Basic facilities, water, toilets, and privacy for women, were non-existent. Worse, those who lived in these camps were left to live in fear. When would the next assault by well-armed militants of the other side arrive and resort to killings and torture?

Two months on, the situation has reached horrific proportions. The Prime Minister has not uttered a word. At the least, he could have constituted an empowered group of Ministers to explore a final solution. He did not even show up at the All-Party meeting convened by Amit Shah which is tantamount to contemptuous disregard for Manipur. Little wonder, an ever widening mass of people around the country smell a conspiracy as displayed in indifference.

The warring factions in Manipur are armed to the teeth. Unless all armed groups are neutralised militarily, the chances of a process that inculcates trust, harmony and reconciliation are bleak. Besides, there are validated suspicions that powerful elements from the Meitei community with the support of armed forces have raided police stations, and captured huge caches of armaments.

In the underworld of politics that Manipur has turned out to be, justice is a victim. Pluralism is the other casualty. The Meiteis have the edge and political patronage.

Quite clearly, the ongoing conflict and resultant bloodshed in Manipur has roots that were concealed for a long time. It erupted because all it needed was a spark. The BJP has played a clandestine role as part of its wider agenda to gain a firm foothold in the North-East.

In the context of the political uncertainties it has created, this may now be an idea that may not live to tell the tale. Subtle, and tacit as it may have been, the BJP must acknowledge that its brand of politics and its discontents have shaped the ongoing crisis. The BJP’s arrival on the stage of Manipuri politics has injected a new and divisive dynamic into the political arena of Manipur.

By playing out an old colonial tactic of divide-and-rule, BJP has engineered antagonisms between the majority Meitei people and the Kuki’s. Political disorder has reached a crescendo. Even though there were issues simmering among the Manipuri people, they remained fluid.

Rahul Gandhi visited Manipur to interact with the affected people and civil society leaders. He sought to play his now-signature role, advocate for peace, co-existence, and to combat hate. Through this Gandhi is indicating what authentic political leadership must resemble in crisis situations, be it peace building; generating conversation and dialogue, and mounting structures of consensus where differences are dangerously sharp.

Rahul Gandhi recognises that by taking the risks for peace, the options of war and conflict could recede. His grim determination is evident from the fact that he completed his journey although his convoy was stopped and he had to take a chopper to reach Manipur. Such is determination and political will that punctuates ideas of a just peace.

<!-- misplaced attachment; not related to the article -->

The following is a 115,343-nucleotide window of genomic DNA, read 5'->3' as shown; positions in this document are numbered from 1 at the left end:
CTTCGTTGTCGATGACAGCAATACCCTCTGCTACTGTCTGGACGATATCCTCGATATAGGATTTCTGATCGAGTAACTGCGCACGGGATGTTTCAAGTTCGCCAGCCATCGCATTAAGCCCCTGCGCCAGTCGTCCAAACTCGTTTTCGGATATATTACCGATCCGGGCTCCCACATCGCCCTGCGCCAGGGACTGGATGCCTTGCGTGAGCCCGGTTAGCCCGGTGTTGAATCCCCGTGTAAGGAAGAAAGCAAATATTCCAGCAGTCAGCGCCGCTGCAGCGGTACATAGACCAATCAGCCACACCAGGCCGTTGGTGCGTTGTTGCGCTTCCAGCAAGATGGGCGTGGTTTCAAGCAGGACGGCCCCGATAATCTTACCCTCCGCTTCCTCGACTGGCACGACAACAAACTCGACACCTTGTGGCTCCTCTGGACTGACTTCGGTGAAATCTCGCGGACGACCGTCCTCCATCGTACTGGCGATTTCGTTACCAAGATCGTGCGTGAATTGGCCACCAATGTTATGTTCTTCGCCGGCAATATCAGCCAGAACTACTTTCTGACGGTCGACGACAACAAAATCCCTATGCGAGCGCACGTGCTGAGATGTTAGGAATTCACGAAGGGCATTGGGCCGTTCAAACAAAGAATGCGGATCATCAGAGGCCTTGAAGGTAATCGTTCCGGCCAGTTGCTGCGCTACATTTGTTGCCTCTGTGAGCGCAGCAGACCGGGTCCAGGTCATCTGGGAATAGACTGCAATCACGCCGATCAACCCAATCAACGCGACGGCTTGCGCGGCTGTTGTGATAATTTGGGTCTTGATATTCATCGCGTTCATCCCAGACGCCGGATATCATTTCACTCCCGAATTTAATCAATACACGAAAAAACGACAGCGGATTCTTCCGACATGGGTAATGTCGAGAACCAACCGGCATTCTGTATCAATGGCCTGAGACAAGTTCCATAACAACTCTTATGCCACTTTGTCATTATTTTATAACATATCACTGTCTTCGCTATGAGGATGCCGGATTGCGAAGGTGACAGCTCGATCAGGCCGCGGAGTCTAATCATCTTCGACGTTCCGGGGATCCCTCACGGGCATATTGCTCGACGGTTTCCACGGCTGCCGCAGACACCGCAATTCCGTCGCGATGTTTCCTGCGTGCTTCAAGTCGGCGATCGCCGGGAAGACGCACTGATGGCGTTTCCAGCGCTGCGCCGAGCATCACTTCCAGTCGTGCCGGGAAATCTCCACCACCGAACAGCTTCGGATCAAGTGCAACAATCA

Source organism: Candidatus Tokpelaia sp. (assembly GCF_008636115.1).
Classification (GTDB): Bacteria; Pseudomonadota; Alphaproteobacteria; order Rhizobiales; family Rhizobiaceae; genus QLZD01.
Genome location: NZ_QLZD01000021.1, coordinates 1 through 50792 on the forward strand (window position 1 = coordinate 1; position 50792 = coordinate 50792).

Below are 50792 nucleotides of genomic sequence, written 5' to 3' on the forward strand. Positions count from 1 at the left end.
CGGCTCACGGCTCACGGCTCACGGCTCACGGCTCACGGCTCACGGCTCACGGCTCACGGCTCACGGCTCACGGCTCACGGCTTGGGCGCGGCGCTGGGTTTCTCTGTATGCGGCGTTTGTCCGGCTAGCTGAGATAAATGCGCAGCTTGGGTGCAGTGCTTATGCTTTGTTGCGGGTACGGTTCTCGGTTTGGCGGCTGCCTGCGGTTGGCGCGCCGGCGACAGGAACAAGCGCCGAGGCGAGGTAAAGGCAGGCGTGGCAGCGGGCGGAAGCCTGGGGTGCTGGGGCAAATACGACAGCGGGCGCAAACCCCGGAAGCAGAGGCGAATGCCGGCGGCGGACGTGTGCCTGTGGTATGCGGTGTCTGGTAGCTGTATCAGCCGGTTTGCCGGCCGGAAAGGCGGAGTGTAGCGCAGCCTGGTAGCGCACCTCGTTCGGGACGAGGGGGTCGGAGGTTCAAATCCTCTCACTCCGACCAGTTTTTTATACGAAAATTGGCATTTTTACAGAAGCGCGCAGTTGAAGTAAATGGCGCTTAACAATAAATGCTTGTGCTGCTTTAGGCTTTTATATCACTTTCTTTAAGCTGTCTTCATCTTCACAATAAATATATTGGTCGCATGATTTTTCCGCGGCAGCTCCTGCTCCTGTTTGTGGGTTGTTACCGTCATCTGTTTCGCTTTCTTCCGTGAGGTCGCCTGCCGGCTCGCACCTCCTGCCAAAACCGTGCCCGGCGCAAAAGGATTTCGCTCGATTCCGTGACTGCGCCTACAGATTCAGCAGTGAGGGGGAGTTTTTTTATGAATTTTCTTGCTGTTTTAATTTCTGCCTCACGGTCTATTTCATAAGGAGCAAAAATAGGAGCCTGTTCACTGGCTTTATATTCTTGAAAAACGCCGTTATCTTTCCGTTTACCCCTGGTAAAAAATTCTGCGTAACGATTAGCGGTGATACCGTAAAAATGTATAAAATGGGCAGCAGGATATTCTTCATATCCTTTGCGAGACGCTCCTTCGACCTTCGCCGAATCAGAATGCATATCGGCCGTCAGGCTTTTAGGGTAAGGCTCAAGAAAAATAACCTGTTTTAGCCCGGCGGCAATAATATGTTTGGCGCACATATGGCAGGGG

The thousands waiting on both sides of the road to see and hear him were disappointed. The police were under strict margins to curtail Rahul Gandhi. The people desperately wished to hear a sane voice in the midst of murderous conflict. They wanted his arm around their shoulders and to hold him and cry. The rumour that hand grenades were ready to be thrown at him may have just been a rumour designed to deter his padayatra. He used a chopper to complete his journey.

All along, it should have been the PM who should have been in Manipur to talk peace. Amit Shah should have taken tough measures such as ridding the State of a CM whose incompetence is high up on public display. An interim period of President’s Rule during may just be what the doctor ordered.

This is an opportune time to act decisively and with eyes wide open. The country cannot afford to play ‘blind person’s buff’ when people are dying, being displaced, and under the very real danger of ethnic cleansing under a subtle Hindutva adventure. The BJP at the centre risks instability in the whole, of what the people in the entire region, are increasingly calling the “North East of India”.

Our borders on that front are anything but secure. To pussy foot under such circumstances is to probe for uncalled-for mishaps. To incorporate the people of the region through inclusive policies ought to be the first step.

It must make political common sense to the BJP by now that identity politics brings with it formulas of community dissection that, once unleashed, are hard to pull back. Manipur now needs emergency and comprehensive economic packages chosen by the people in the region accompanied by an authentic democratic process that fulfils their aspirations.

Finally, the centre must find new political methods which allow for cultural autonomy in politics, economics, and social identities. A militaristic solution is no way out because peace does not come from the barrel of a gun.

It requires dialogue that enables justice and justice alone built around the notion of common humanity- not ethnic rivalries. This is the only sort of deliverance that remains.

Ranjan Solomon is a political commentator and a human rights activist. Views expressed are the writer’s own.